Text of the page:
No 10 might not reveal whether Boris is fined for breaking Covid rules

The public may never know if Boris Johnson is issued with Covid fines, No 10 has suggested.

Police are investigating 12 alleged gatherings in Downing Street and Whitehall during lockdowns, including three that the prime minister is known to have attended and one in his flat.

This could result in fixed penalty notices for anyone found to have flouted Covid rules.

But Downing Street declined to say whether this information would be made public.

The Prime Minister’s official spokesman said: ‘It will be the Met that sets out what they see fit at the conclusion of their work and I would not seek to set out what that may or may not be.’

Asked if that meant the public would not be told if Mr Johnson is fined, the spokesman said: ‘What I’m simply saying is that… it would be wrong to infer from the ongoing work that there has necessarily been a breach in the regulations

‘I’m not seeking to preempt the important work that the police are now doing. So I’m not going to be drawn into speculation about what might happen if the police do decide to proceed, as that is purely a hypothetical situation.’

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The Met has since confirmed to The Telegraph that it will not name people who receive fines – raising the prospect that any handed to No 10 staff or the prime minister could remain a secret.

Deputy Labour leader Angela Rayner said the public had the right to know if Boris Johnson is fined over the partygate row.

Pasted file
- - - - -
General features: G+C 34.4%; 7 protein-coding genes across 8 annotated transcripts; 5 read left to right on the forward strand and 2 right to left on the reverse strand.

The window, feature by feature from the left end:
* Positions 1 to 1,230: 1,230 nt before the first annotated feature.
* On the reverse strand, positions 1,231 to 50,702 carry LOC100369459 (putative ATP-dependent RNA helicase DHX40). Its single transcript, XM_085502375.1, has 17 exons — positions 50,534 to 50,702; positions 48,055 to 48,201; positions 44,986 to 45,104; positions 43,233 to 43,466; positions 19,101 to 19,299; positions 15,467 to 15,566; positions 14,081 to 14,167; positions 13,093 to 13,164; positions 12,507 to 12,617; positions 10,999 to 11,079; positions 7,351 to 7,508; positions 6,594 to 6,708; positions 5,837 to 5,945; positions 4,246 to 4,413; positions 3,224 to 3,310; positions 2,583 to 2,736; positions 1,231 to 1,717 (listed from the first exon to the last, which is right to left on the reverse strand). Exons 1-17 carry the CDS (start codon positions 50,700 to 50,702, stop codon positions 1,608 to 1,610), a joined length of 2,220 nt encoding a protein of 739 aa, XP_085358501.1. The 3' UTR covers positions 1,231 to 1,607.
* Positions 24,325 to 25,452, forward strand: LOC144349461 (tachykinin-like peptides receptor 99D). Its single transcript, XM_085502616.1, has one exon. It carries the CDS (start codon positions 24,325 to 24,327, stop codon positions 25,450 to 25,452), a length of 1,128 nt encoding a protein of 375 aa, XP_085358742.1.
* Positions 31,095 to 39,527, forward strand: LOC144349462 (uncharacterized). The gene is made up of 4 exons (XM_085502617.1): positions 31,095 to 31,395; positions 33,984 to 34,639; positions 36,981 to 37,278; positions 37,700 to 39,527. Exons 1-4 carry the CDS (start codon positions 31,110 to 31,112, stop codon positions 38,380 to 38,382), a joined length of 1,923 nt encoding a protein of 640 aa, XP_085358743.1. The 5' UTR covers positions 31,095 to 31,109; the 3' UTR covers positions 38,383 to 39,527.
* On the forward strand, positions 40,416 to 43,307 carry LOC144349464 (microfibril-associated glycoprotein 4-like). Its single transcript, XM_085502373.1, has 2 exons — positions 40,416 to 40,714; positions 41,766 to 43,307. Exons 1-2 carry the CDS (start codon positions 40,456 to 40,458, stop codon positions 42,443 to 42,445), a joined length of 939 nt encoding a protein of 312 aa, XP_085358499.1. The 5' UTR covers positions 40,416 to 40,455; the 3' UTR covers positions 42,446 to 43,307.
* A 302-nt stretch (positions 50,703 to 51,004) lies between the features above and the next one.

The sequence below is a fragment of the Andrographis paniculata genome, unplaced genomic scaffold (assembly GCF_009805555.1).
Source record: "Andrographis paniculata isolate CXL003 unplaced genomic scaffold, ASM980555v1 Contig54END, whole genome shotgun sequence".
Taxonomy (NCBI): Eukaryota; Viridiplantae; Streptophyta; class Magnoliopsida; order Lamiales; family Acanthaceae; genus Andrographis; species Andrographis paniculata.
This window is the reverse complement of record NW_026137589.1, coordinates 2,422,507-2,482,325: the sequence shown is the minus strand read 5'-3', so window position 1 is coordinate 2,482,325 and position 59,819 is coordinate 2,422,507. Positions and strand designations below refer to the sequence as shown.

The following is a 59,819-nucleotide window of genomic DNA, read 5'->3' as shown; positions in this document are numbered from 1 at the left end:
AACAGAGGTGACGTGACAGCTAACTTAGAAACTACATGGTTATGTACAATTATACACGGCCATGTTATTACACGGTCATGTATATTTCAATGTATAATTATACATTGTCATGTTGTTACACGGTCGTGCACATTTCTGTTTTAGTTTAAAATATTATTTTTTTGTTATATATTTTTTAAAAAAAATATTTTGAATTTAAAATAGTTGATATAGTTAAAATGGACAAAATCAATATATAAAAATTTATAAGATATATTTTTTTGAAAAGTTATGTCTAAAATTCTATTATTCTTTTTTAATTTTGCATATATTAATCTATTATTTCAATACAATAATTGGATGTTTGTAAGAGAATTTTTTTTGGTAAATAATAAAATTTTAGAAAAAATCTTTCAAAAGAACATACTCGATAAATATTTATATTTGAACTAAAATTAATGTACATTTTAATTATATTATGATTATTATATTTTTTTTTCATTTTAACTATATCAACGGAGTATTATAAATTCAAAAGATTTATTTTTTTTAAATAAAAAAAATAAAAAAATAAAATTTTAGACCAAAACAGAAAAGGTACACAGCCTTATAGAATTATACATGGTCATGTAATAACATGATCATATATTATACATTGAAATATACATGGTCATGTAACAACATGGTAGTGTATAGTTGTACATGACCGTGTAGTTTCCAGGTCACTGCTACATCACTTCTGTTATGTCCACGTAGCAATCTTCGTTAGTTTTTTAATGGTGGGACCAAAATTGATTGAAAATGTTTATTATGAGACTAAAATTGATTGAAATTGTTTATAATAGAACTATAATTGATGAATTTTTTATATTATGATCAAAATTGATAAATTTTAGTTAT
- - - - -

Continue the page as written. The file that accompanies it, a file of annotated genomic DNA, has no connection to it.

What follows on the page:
‘I can’t believe this needs saying. The public have a right to know if the Prime Minister is found to have committed an offence by the police,’ she said.

‘Number 10 said they would publish the full report. They cannot be allowed to backtrack or hide the results of the police investigation.’

It comes after Justice Secretary Dominic Raab refused to explicitly say if the findings of the police probe should be published in full.

He told BBC’s Radio 4’s Today programme: ‘Justice must be done and seen to be done.

‘But I don’t think I need to lecture or indeed advise the Metropolitan Police about how to conduct an investigation.’

Asked whether Mr Johnson should quit if he is issued with a fixed penalty notice for breaching his own Covid rules, he said: ‘Let’s wait and see … Allow the police to conduct their investigation and see, when they have ascertained the facts, quite what they conclude.’

Officers are examining hundreds of documents and photographs in relation to the 12 events in 2020 and 2021 held while England was under coronavirus restrictions.

The evidence was passed to the police by the investigation team led by senior civil servant Sue Gray, whose interim report on Monday highlighted ‘failures of leadership and judgment’ at the heart of government but did not point the finger of blame at any individuals.

Her conclusions were limited following a request by the Metropolitan Police to make only limited references to the events under investigation, leaving it to Scotland Yard to decide whether laws were broken.

Mr Johnson has committed to publishing a fuller version of Ms Gray’s report once the police investigation has concluded – but it is not clear how detailed that will be and whether it will include the evidence submitted to the police.

A spokesman for the Met said: ‘As it has for all fixed penalty notices issued during the pandemic, the MPS will follow the College of Policing Approved Professional Practice for Media Relations which states that ‘identities of people dealt with by cautions, speeding fines and other fixed penalties – out-of-court disposals – should not be released or confirmed/

‘Our approach during the pandemic has been to confirm the number of fixed penalty notices issued to people at particular events and to explain what those fixed penalty notices were issued for.’

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